D.Chapin – Week 2 – Systems of a Difference

Difference between people has been a construction of time and space, as Levi-Strauss points out in his article. In the lecture 2.1 it states “people in the world construct themselves partly through what they are not”. In this way, differences are easily seen because they contrast against our own cultures. Levi-Strauss suggests differences have been constructed through its geographical boundaries, as well as relations to neighboring people, and in short, the way genetic stock exchange is permitted or prohibited within cultures (and in essence the continuation of a culture through its people). Race is a cultural construction of difference. Physical differences are the easiest to compare and contrast between humans. Lecture 2.2 states, “cultural understandings create racial categories that use biological difference to mask their constructed nature”. Race is the number one constructed difference among humans to date, as it is a “way of classifying people rather than representing biologically defined groups”. Culture would then be the second, as Levi-Strauss points out, we as a Western society are quick to judge cultures that evolution does not match ours. Cultures are created within time and space; their differences lie within the fact evolution is more of a card game then a flight of stairs. In Smith’s article, she speaks of the historically constructed difference of Black people within the U.S. and Brazil. We know we have used “science” and others means to dehumanize blacks based solely on appearance. Take for instance the many research papers PBS shows us in “Race: The Power of Illusion” that almost every body part of black people was scrutinized and measured for difference, when in reality there is none. Blackness has been a constructed cultural difference. Difference also comes from influence. Cultures, especially within proximity, can be known to influence one another, unless geography disallows it. Relationships also have an enormous impact as well, we saw in Starn’s article. Specifically the way Native Californians were impacted by white people, and their influence on their culture; in a way we can blame western progress on this. Human evolution is a great facilitator of change, and in return, difference, of people. The faster one culture progresses, the larger the gap in evolution becomes. With this then we have also seen then, the way one progressive culture can influence another, again in time or space, as Levi-Strauss says, “We believe that ideas and tastes move forward, when in fact they often merely go in circles”. Which brings me to my questions, both taken from the Levi-Strauss readings. First is, how can we have an unbiased look at culture when we ourselves are submerged in our own day in and day out? On page 112 he also states, “…two cultures have no interest in each other, simply because they do not resemble each other,” so if interest is the determination of respect of differences between cultures and humans, how do we as anthropologists expedite healthy and respectful curiosity and unbiased difference between people and cultures?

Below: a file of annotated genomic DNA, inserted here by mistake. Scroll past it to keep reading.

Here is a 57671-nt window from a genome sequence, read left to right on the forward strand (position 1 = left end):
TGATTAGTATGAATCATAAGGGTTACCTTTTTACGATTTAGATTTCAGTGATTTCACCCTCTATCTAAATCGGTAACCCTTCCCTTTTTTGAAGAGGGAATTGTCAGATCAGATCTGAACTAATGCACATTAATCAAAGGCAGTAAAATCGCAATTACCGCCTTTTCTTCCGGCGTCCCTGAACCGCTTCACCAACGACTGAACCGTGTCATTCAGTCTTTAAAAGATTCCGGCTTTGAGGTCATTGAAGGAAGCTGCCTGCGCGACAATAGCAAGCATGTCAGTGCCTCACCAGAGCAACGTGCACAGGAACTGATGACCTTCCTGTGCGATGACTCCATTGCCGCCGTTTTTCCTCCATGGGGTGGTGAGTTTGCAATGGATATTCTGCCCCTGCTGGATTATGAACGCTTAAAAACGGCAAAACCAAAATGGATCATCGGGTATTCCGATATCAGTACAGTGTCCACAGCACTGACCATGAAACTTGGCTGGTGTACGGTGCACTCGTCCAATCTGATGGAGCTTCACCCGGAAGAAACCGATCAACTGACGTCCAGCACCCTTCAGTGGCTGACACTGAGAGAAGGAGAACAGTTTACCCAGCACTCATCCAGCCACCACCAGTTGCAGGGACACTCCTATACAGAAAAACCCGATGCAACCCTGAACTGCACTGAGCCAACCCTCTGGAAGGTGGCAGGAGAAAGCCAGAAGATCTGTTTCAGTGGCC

2 thoughts on “D.Chapin – Week 2 – Systems of a Difference

  1. Overall, I agree with the author’s view point on the topic of this post. They argues that known systems of differences are race and culture. Their use of the articles that was provided to us made a valid argument for the case as well.
    One point I would like to bring up was that at the part where they mentioned that race was the number one constructed difference among humans, and how physical appearance helps this. One thing that I find supports this is the activity that was located on the PBS website where you try to identify a person’s race by looking at their face. It shows how even though we may not try to be racist and cause differences, we are still doing it unconsciously.
    As stated above, I feel that this post makes a good argument and uses valid points to support it. The two questions at the end that were both based off of Levi-Strauss readings were thought provoking and, In my personal opinion, inspiring for change. It is my hope that we, not just the author, can find the answer to these questions.

  2. D. Chapin,

    I agree with your point of view on the construction of systems of difference but I believe that your focus on visible differences does not speak as strongly among how our cultures have shaped our psychological differences. You quoted the statement from Article 2.2 that discussed how cultural understandings create racial categories but I believe that better stated this sentence should discuss cultural misunderstandings. Instead of people taking the time to learn the cultures of others and formulate a psychological understanding, people choose to establish difference through surface differences. By doing so, we can make generalizations about other cultures and erect a fairly transparent barrier when in reality, the surface differences are often easily overcome by deep, intellectual similarities. However, the questions you posed at the end of your blog really drive into the ideas that I have just stated and attempt to find an answer how to pull the bias from the systems of difference and approach a healthy and respectful alternative.

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